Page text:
PARIS • The world should brace itself for a potentially devastating impact on human health due to climate change, top policymakers and officials from around the globe meeting in Paris have said.
Some consequences may be avoided if humanity radically curbs its use of fossil fuels in the coming decades, but many are already being felt, they said at the opening on Thursday of a two-day conference run by the World Health Organisation (WHO) and hosted by France.
"Health and climate are inextricably linked because human health depends directly on the health of the planet," French Environment and Energy Minister Segolene Royal told participants.
Ms Royal, also the rotating president of United Nations-led talks on how best to cope with global warming, said health impact must play a more central role in future negotiations. "From now on, I will do my best to ensure that health is integrated into all future climate conferences," starting with a special forum at the 196-nation UN climate meeting in Marrakesh in November, she said.
The Paris Agreement, inked last December, calls for holding global warming to well under 2 deg C and helping poor nations cope with its impact. A crescendo of scientific studies paints an alarming picture of the human suffering in store due to disrupted weather patterns, rising seas, droughts and superstorms.
WHY HEALTH OF PLANET IS IMPORTANT
Health and climate are inextricably linked because human health depends directly on the health of the planet.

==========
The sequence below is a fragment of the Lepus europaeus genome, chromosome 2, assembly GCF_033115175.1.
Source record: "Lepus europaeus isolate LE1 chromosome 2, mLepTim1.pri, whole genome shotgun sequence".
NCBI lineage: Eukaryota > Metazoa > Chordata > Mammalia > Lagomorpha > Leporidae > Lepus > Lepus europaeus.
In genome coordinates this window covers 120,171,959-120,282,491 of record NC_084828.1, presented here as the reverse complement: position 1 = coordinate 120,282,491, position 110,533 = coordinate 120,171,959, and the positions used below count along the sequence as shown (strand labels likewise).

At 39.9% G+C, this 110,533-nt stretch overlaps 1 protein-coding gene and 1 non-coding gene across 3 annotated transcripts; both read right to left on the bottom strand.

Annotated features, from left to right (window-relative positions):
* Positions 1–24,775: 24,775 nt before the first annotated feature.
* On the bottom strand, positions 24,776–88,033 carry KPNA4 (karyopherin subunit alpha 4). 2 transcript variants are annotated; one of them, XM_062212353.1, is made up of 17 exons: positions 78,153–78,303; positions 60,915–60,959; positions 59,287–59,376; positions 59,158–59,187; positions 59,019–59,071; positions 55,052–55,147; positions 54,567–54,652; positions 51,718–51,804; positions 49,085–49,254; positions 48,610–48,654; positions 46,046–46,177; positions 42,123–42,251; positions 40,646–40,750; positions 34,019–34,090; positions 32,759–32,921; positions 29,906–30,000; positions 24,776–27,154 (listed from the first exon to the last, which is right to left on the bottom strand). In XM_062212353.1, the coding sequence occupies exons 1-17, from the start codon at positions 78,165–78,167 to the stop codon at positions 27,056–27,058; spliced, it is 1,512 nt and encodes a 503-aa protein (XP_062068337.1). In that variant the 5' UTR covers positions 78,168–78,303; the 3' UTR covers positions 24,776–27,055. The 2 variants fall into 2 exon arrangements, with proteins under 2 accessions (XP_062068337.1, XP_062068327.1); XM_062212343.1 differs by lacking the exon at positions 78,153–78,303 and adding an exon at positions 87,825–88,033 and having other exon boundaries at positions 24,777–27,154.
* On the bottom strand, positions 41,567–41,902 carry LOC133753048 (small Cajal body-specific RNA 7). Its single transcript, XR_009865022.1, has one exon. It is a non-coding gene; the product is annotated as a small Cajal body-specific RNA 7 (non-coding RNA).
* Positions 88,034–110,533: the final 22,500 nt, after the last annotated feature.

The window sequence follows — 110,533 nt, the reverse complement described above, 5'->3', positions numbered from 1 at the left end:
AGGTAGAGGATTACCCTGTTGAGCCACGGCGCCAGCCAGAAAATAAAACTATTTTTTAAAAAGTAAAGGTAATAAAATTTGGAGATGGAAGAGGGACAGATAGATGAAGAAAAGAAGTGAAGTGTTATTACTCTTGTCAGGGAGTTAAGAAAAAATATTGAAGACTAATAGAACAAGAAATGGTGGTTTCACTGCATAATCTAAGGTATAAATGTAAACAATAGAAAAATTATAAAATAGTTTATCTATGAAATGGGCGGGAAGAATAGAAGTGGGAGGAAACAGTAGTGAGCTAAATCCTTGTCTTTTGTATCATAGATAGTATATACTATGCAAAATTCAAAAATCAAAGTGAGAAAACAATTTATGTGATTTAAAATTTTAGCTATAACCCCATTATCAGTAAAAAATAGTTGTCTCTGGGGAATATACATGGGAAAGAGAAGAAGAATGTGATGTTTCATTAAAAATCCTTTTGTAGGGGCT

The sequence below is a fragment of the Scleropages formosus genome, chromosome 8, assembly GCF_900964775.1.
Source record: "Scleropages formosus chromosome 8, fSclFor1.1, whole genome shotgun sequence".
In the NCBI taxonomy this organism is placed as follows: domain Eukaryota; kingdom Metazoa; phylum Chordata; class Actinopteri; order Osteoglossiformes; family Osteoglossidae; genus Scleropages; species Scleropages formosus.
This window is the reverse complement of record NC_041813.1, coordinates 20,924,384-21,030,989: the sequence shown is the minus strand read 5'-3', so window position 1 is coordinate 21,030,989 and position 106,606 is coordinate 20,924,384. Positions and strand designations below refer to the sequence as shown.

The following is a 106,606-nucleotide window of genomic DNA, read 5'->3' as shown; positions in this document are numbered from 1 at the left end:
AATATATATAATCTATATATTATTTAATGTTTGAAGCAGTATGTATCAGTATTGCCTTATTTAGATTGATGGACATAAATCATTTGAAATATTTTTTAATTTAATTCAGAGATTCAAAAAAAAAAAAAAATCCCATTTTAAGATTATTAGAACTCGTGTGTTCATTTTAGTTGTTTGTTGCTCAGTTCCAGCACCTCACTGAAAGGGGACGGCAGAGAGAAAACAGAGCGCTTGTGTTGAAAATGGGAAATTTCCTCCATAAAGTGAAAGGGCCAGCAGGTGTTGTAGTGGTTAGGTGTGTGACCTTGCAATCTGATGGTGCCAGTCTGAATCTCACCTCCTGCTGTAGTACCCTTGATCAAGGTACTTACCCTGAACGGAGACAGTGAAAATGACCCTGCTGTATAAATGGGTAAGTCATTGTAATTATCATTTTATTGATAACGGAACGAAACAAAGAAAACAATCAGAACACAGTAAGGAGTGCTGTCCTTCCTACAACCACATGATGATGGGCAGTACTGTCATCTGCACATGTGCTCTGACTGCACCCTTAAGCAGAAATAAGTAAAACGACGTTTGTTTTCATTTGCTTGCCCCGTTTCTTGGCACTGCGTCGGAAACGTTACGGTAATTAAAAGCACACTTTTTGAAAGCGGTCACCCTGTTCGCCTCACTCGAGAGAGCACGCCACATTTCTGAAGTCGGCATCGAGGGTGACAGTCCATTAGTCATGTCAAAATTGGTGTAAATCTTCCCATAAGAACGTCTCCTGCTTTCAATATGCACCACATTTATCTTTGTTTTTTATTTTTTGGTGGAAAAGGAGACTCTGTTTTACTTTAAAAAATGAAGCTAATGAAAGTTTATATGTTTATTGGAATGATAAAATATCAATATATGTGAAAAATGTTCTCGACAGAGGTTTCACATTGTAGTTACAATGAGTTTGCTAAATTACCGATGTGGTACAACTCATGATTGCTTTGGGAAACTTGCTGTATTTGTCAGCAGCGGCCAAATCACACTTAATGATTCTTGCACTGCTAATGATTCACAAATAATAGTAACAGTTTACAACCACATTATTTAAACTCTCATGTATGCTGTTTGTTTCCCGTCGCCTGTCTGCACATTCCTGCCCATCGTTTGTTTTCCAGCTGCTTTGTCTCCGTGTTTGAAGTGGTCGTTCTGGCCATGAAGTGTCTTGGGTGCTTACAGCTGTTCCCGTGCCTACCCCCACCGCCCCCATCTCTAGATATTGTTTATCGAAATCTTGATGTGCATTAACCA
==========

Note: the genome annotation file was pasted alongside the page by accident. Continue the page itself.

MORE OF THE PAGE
MS SEGOLENE ROYAL, French Environment and Energy Minister.
Tropical disease vectors - for malaria, dengue and Zika, to name a few - are expanding as the insects that carry them spread following warming climes.
Extreme heatwaves set to occur every decade rather than once a century will claim more lives, especially the ill and the elderly. WHO estimated in 2005 that killer hot spells claim 150,000 lives annually.
Most worrying of all, perhaps, is the threat to global food supplies. Many staple foods, especially in the developing world, cannot adapt fast enough to changing weather, resulting in lower yields. Fish - a key source of protein for billions - have not only been depleted by industrial harvesting, but also are migrating as oceans warm and coral reefs die.
Sometimes it is the sources, rather than the impact, of manmade climate change that damage health.
WHO estimates seven million people die each year from air pollution, which also contributes to global warming. "The health sector has been under-represented in this discussion when you think about the millions of lives that will be affected, and even ended," said the UN climate forum's interim head Richard Kinley.
The Second Global Conference On Health and Climate was due to end yesterday with a proposed "action agenda" for national governments.